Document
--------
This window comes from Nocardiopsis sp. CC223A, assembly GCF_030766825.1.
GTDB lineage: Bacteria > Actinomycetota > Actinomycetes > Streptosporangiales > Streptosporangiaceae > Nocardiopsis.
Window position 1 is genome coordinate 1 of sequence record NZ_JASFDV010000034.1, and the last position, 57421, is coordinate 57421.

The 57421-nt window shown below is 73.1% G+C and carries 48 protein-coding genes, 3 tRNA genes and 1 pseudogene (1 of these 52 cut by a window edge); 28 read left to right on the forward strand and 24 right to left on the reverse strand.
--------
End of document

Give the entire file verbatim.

This window comes from Nocardiopsis sp. CC223A, assembly GCF_030766825.1.
GTDB lineage: Bacteria > Actinomycetota > Actinomycetes > Streptosporangiales > Streptosporangiaceae > Nocardiopsis.
Window position 1 is genome coordinate 1 of sequence record NZ_JASFDV010000034.1, and the last position, 57421, is coordinate 57421.

The 57421-nt window shown below is 73.1% G+C and carries 48 protein-coding genes, 3 tRNA genes and 1 pseudogene (1 of these 52 cut by a window edge); 28 read left to right on the forward strand and 24 right to left on the reverse strand.